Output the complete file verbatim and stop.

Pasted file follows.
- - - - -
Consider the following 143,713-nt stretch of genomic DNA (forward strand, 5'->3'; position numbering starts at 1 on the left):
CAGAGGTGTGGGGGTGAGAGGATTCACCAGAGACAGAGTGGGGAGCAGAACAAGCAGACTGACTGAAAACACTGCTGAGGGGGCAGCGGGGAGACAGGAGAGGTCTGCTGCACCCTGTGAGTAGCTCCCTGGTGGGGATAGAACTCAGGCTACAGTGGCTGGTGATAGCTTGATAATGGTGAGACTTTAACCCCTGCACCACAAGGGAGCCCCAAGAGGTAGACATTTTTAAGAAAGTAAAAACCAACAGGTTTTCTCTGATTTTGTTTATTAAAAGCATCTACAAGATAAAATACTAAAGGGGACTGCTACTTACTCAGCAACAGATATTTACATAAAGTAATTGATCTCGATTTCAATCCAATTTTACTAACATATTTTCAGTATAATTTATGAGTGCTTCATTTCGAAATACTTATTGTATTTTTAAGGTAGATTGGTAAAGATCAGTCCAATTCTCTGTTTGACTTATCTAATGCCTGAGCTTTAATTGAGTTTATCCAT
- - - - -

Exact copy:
Consider the following 143,713-nt stretch of genomic DNA (forward strand, 5'->3'; position numbering starts at 1 on the left):
CAGAGGTGTGGGGGTGAGAGGATTCACCAGAGACAGAGTGGGGAGCAGAACAAGCAGACTGACTGAAAACACTGCTGAGGGGGCAGCGGGGAGACAGGAGAGGTCTGCTGCACCCTGTGAGTAGCTCCCTGGTGGGGATAGAACTCAGGCTACAGTGGCTGGTGATAGCTTGATAATGGTGAGACTTTAACCCCTGCACCACAAGGGAGCCCCAAGAGGTAGACATTTTTAAGAAAGTAAAAACCAACAGGTTTTCTCTGATTTTGTTTATTAAAAGCATCTACAAGATAAAATACTAAAGGGGACTGCTACTTACTCAGCAACAGATATTTACATAAAGTAATTGATCTCGATTTCAATCCAATTTTACTAACATATTTTCAGTATAATTTATGAGTGCTTCATTTCGAAATACTTATTGTATTTTTAAGGTAGATTGGTAAAGATCAGTCCAATTCTCTGTTTGACTTATCTAATGCCTGAGCTTTAATTGAGTTTATCCAT